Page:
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34 records – page 1 of 4.

Document Type
Rapid Review
Review Code
CC120301 RR
Question Submitted
December 3, 2020
Date Completed
December 10, 2020
Status
3. Completed
Research Team
Critical Care
is recommended to meet surge capacity needs in the ICU: High critical care nurse to patient ratios (1:1 or 1:2
Document Type
Rapid Review
Review Code
CC120301 RR
Question Submitted
December 3, 2020
Date Completed
December 10, 2020
Status
3. Completed
Research Team
Critical Care
Key Findings
No studies directly evaluated the association between level of surge capacity and quality of care indicators for COVID-19 patients. However, in more broad studies, the findings suggest that mortality and other adverse events increase when the strain on the intensive care capacity increases.
A tiered staffing strategy is recommended to meet surge capacity needs in the ICU: High critical care nurse to patient ratios (1:1 or 1:2) are recommended to provide high quality patient care.
There is a lack of high-quality evidence to support ICU triage protocols tailored for patients with COVID-19. Nevertheless, the protocols must be flexible, adaptable according to the availability of local resources, and effective for inter-hospital patient transfer.
While the Crisis Standards of Care (CSC) guidelines (e.g., Saskatchewan’s Critical Care Resource Allocation Framework, published on September 2020) can be used to triage newly admitted COVID-19 patients requiring critical care, there is contradicting evidence about using the Sequential Organ Failure Assessment (SOFA) score for ICU triage of patients with COVID-19.
The literature suggests the use of mathematical modeling to support capacity planning (e.g., very low, low, medium, and high intensity patient surge response)
To relieve pressure from ICUs, other types of units (e.g., Step Down Unit [SDU] or Surge Clinic) can be implemented.
Category
Administration
Healthcare Services
Subject
Health Planning
Facilities
Triage
Population
All adults
Clinical Setting
ICU
Priority Level
Level 1 2-3 days
Cite As
Azizian, A; Valiani, S; Groot, G; Badea, A; Miller, L; Howell-Spooner, B. At what level of surge capacity do quality of care indicators suffer? 2020 Dec 10; Document no.: CC120301 RR. In: COVID-19 Rapid Evidence Reviews [Internet]. SK: SK COVID Evidence Support Team, c2020. 17 p. (CEST rapid review report)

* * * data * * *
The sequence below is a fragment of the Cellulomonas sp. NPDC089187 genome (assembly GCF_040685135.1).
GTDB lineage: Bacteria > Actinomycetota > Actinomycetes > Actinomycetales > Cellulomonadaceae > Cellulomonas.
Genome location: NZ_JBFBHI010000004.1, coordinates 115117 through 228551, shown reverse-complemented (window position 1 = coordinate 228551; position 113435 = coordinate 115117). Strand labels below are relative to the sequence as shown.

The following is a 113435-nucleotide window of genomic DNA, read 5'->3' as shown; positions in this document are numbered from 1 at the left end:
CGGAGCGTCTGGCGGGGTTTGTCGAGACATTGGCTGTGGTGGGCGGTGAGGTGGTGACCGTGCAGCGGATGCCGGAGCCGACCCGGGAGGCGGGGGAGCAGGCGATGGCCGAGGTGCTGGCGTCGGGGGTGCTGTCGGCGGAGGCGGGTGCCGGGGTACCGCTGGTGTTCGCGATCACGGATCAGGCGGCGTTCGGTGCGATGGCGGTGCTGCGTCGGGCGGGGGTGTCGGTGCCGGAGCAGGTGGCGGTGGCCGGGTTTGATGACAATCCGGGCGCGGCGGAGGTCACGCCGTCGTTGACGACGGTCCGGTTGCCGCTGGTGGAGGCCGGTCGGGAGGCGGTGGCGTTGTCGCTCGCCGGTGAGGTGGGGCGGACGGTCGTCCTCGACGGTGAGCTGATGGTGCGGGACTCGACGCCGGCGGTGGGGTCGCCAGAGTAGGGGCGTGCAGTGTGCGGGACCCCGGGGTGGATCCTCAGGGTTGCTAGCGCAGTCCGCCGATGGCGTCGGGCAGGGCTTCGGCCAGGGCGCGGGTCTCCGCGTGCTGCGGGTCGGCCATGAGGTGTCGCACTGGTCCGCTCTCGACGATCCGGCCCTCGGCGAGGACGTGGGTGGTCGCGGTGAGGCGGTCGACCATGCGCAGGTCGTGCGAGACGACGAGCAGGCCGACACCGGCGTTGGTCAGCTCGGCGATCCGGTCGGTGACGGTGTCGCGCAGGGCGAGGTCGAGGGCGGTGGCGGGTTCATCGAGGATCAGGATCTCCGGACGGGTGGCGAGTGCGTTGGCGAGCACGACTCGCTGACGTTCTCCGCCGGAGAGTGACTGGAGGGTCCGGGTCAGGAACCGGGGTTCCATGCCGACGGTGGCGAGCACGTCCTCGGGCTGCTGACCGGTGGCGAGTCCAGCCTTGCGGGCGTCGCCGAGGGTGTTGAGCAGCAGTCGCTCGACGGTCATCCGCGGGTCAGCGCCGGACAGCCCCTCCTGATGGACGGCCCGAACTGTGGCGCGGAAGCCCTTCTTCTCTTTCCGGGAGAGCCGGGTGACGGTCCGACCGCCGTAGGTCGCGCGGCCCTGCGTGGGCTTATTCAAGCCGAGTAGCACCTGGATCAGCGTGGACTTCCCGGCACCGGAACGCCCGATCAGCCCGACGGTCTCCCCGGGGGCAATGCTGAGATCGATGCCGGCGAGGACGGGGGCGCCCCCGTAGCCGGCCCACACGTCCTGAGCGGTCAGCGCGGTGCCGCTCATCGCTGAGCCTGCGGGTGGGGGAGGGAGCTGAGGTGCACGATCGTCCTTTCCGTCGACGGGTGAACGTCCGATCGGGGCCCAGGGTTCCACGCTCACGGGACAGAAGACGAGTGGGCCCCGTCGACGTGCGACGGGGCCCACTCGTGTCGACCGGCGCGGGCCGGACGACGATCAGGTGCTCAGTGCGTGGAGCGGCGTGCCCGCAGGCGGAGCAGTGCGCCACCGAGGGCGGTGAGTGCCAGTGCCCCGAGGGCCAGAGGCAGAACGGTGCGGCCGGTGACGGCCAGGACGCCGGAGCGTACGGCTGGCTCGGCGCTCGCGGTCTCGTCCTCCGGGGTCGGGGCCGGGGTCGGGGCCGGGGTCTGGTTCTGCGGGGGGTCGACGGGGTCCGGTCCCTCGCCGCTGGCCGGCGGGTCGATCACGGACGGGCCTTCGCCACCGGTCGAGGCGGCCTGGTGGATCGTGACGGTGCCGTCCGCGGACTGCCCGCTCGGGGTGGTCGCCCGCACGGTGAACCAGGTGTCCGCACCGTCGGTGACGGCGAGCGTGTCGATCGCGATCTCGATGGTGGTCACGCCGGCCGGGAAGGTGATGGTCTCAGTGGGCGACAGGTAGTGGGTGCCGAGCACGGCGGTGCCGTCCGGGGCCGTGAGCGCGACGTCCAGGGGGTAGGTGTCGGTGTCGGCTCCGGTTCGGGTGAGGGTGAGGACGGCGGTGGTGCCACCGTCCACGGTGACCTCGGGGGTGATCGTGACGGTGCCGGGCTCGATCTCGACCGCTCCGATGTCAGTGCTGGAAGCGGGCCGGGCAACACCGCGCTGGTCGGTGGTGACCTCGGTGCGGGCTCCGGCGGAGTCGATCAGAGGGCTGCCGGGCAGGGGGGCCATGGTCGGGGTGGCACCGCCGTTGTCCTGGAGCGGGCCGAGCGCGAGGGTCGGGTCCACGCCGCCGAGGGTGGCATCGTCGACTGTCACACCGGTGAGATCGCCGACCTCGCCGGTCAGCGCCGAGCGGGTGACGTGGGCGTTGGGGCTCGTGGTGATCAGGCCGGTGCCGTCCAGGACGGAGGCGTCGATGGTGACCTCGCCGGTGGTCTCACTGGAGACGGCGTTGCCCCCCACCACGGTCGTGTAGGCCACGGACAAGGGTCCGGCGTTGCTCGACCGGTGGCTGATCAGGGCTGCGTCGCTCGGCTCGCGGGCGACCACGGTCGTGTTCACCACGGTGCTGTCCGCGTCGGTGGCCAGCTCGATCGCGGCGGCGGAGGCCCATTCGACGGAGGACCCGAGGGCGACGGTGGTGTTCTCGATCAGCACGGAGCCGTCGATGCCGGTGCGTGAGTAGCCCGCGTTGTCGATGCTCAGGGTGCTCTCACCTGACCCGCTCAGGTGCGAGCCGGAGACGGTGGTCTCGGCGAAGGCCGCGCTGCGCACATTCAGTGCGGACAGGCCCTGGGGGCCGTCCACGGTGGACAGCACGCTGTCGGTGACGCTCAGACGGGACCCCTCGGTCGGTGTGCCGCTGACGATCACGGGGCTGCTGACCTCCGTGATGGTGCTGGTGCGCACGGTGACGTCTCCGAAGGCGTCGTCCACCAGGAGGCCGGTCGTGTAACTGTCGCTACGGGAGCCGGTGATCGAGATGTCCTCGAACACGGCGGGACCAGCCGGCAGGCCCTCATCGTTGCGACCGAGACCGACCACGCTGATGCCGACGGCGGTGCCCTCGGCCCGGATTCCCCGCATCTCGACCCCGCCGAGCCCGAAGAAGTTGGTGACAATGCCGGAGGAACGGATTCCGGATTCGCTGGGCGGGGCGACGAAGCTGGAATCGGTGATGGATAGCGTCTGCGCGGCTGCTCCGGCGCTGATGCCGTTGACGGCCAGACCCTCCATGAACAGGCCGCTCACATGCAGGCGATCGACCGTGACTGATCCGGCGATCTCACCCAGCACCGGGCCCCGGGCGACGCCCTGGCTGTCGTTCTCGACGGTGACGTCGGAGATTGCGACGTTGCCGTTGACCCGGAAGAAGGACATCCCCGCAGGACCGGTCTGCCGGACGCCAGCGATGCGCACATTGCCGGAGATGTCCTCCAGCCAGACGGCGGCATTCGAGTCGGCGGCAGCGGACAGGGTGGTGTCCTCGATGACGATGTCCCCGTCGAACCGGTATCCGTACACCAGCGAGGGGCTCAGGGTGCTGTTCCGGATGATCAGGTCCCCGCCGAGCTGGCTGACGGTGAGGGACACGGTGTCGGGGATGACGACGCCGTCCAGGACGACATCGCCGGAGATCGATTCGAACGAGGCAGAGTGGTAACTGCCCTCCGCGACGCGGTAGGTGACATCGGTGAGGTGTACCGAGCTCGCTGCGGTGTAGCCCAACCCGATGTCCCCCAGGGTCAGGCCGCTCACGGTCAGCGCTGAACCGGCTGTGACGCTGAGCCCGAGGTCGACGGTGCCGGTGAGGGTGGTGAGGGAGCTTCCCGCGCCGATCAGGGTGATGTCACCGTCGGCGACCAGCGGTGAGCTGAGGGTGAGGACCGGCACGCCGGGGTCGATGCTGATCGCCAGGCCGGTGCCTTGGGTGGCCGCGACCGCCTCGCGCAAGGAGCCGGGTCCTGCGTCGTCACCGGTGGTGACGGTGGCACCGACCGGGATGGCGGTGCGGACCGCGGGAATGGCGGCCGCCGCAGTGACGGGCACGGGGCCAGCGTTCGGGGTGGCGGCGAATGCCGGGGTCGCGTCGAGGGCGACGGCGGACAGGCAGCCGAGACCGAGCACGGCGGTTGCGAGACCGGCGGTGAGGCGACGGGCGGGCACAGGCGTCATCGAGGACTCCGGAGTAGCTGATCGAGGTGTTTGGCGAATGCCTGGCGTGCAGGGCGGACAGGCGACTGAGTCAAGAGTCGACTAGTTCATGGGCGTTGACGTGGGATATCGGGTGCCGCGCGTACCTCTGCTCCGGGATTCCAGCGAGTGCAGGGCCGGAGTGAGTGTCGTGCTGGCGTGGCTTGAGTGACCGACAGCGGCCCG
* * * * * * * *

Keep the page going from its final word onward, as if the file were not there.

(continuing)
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Document Type
Table
Review Code
CC120301 RR Table
Question Submitted
December 3, 2020
Date Completed
December 10, 2020
Status
3. Completed
Research Team
Critical Care
2020 ICU patients in Italy Creation of a step down unit (SDU) close to ICU to safely improve
Document Type
Table
Review Code
CC120301 RR Table
Question Submitted
December 3, 2020
Date Completed
December 10, 2020
Status
3. Completed
Research Team
Critical Care
Category
Administration
Healthcare Services
Subject
Health Planning
Facilities
Triage
Population
All adults
Clinical Setting
ICU
Priority Level
Level 1 2-3 days
Cite As
Azizian, A; Valiani, S; Groot, G; Badea, A; Miller, L; Howell-Spooner, B. At what level of surge capacity do quality of care indicators suffer? 2020 Dec 10; Document no.: CC120301 RR Table. In: COVID-19 Rapid Evidence Reviews [Internet]. SK: SK COVID Evidence Support Team, c2020. 17 p. (CEST table)
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CC120301 RR Table

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Document Type
Evidence Search Report
Review Code
CC120301-01 ESR
Question Submitted
December 3, 2020
Date Completed
December 4, 2020
Status
3. Completed
Research Team
Critical Care
Disease Analysis. Modelling ICU capacity under different epidemiological scenarios of the COVID-19
Document Type
Evidence Search Report
Review Code
CC120301-01 ESR
Question Submitted
December 3, 2020
Date Completed
December 4, 2020
Status
3. Completed
Research Team
Critical Care
Category
Administration
Healthcare Services
Subject
Health Planning
Facilities
Triage
Population
All adults
Clinical Setting
ICU
Priority Level
Level 1 2-3 days
Cite As
Miller, L; Howell-Spooner, B. At what level of surge capacity do quality of care indicators suffer? 2020 Dec 4; Document no.: CC120301-01 ESR. In: COVID-19 Rapid Evidence Reviews [Internet]. SK: SK COVID Evidence Support Team, c2020. 50 p. (CEST evidence search report)
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Document Type
Evidence Search Report
Review Code
CC120401-01 ESR
Question Submitted